Face to face with the Spanish Revolution: A rare exhibition of photographs by Robert Capa

A rare exhibition of photographs of the Spanish Civil War taken by Hungarian photojournalist Robert Capa is being shown at the Museo Nacional Centro de Arte Reina Sofia (Queen Sofia National Museum Arts Centre) in Madrid. Entitled "Face to Face", the exhibition runs until April 5, 1999.

The popularity of the show means it may well be extended or re-staged. Huge crowds have flocked to see the pictures, with long queues waiting for hours at weekends. Within two weeks of opening, every single copy of the catalogue accompanying the exhibition had been snatched up, even those in foreign languages.

Capa's photographs capture different aspects of the civil war in Spain, as well as its impact on and the involvement of the civilian population. Amongst Capa's works are world famous photographs, such as the 1936 "muerte de un miliciano" (death of a loyalist soldier), perhaps the most symbolic image of this struggle, after Picasso's "Guernica", which can also be seen on the second floor of the museum. Scan courtesy of Masters of Photography

The exhibition was made possible after Capa's brother, Cornell Capa, donated 205 photographs to the people of Spain. It also includes 22 photographs that were found in a suitcase belonging to the president of the Council of Ministers of the Second Republic, Dr. Juan Negrin.

Capa is considered one of the best war photographers. He first reached fame with the images he captured during the Spanish Civil War (1936-39). He also worked as a war photojournalist in China, capturing the movement of resistance to the Japanese invasion (1938), aspects of the Second World War (1941-45), the first Arab-Israeli war (1948) and the Franco-Indochina war (1954). He died in Vietnam in May 1954 when he stepped on a mine during his coverage of the French manoeuvres in the Red River for Life magazine. He was just 40 years old.

Capa was born André Freidmann in Budapest in 1913. As a result of his participation in protests and demonstrations against the dictatorship and his Jewish descent, he was forced to go into exile in 1931. He travelled to Berlin, where he studied and took part in discussion groups and conferences organised by Karl Korsch, a leader of the Communist Party, before he was expelled for adopting a critical position against the policies of Stalin.

The economic depression meant Capa was forced to leave his studies and take up a job as a messenger boy and helper in the well-known photographic agency, Dephot. It was here that he developed a keen interest in photojournalism. His first important assignment, in 1932, was to cover a social democratic conference in Copenhagen, addressed by Leon Trotsky--whom Capa greatly admired.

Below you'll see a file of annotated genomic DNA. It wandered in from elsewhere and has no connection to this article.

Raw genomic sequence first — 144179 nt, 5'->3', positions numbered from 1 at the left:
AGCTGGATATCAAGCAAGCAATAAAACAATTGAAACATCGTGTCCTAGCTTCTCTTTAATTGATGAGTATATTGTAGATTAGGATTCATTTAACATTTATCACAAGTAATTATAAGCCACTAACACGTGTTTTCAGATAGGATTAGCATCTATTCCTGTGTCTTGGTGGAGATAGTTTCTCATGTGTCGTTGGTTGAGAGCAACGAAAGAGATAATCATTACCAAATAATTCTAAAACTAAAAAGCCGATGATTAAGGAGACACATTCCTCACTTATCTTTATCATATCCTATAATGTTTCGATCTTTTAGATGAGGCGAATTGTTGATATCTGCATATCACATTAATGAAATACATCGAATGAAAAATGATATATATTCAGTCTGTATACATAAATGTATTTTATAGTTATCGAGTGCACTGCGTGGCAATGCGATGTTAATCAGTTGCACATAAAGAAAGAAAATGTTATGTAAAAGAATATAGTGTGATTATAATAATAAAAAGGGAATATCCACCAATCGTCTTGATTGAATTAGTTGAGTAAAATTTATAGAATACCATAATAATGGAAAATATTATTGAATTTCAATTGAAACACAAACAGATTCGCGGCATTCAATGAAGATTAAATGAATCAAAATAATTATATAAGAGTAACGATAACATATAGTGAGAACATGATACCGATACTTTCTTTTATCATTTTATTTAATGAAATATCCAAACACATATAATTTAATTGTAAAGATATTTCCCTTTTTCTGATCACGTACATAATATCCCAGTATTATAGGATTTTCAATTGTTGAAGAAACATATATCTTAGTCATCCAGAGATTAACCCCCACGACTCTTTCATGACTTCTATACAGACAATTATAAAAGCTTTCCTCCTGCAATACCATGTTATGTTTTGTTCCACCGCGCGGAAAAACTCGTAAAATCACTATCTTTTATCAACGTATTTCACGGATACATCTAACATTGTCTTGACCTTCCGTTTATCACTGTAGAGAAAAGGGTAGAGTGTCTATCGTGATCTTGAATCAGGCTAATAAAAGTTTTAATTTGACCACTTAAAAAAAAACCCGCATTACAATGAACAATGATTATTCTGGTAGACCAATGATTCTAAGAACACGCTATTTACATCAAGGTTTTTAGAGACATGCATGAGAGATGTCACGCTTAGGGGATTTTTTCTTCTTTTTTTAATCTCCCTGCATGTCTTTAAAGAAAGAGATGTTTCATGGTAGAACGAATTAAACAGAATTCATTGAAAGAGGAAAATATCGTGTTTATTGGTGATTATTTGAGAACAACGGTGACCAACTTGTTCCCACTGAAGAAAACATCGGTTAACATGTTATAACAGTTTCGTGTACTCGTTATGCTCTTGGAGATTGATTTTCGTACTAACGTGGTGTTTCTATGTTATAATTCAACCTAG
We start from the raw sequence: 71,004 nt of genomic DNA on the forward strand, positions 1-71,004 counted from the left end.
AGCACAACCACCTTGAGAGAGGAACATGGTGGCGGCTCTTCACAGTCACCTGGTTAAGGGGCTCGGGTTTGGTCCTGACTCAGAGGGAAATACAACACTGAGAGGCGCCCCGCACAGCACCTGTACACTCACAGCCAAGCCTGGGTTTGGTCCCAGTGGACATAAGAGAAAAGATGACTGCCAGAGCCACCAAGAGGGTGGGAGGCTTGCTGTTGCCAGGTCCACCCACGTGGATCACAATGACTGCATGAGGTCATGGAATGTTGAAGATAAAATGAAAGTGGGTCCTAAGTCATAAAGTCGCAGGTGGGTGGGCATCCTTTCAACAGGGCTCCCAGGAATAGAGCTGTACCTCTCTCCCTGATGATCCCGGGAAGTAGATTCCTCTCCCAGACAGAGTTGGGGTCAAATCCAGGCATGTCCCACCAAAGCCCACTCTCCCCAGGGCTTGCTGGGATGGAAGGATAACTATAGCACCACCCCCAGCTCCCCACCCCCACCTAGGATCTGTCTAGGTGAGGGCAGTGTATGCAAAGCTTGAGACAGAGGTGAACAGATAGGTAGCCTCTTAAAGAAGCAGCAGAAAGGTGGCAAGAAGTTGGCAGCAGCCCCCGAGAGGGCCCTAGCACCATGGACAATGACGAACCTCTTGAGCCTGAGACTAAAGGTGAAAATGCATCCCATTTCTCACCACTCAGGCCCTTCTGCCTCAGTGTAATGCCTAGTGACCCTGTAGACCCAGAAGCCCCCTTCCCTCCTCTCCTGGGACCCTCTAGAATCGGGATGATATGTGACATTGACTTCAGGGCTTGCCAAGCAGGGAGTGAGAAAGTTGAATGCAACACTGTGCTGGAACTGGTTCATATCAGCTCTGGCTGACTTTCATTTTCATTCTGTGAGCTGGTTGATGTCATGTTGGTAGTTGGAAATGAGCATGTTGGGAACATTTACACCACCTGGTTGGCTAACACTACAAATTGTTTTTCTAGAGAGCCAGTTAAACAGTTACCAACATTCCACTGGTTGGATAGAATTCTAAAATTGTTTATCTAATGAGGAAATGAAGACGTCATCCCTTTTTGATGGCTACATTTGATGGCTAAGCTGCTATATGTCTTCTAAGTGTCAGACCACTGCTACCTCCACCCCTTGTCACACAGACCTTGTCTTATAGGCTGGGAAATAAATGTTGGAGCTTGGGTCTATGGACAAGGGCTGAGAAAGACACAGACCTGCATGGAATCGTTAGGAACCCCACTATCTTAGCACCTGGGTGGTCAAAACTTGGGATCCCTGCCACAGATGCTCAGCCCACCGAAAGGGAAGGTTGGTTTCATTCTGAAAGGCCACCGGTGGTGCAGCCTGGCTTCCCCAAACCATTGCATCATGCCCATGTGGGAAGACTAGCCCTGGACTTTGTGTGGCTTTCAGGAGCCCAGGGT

With the outbreak of the revolution and civil war in Spain in 1936, Capa's anti-fascist and socialist leanings led him to the centre of that struggle. He wanted to inform the world through his images and gather support for the Spanish fight against fascism. Like many other intellectuals of his time, Capa felt that if fascism were stopped in Spain it would be stopped everywhere else and a Second World War could be avoided. He often travelled and met with Ernest Hemmingway and others.

Capa's pioneering photographs had a major impact internationally. Nobody had seen anything like them before. Previous war photographs were static and, of necessity, taken from a distance--early cameras being heavy and cumbersome. Spontaneous photographs and close-ups were impossible, without the photographer being able to manoeuvre himself out of dangerous situations. Capa's 35mm Leica was both discreet and allowed him maximum mobility. With it he threw himself into the turmoil of war in a way nobody had done before.

The exhibition at the Queen Sofia's Museum is set up in one long room, with a divider in the middle. It proved to be too small for the number of visitors it attracted. The exhibition is divided into three distinctive phases, 1936, 1937 and 1938/39. The moods of these years are expressively reflected in Capa's photographs, changing from euphoria, to suffering, to defeat and despair.

The photographs are interspersed with contemporary pieces of writing and poems, also reflecting these shifts.

"When every Spaniard can not only read, which in itself is enough, but yearn for reading, for joy and for a good time, yes, have a good time reading, there will be a new Spain." (Republican woman)

"There is no security for anybody in any part of this war. The women stay behind, but death, the ingenious death that comes from the sky, finds them." (Robert Capa)

"I feel trapped in a Madrid turned into an island, alone, in a sky made of asphalt, criss-crossed by crows looking for children and the old. Black evening; rain, rain, tramways and militiamen." (Jose Moreno Villa)

" ... the most atrocious experience of my life was to watch, at the end of the war, a people wasted, hungry and abandoned by the rest of the world, but fighting with great courage until the last moment." (Henry Buckley)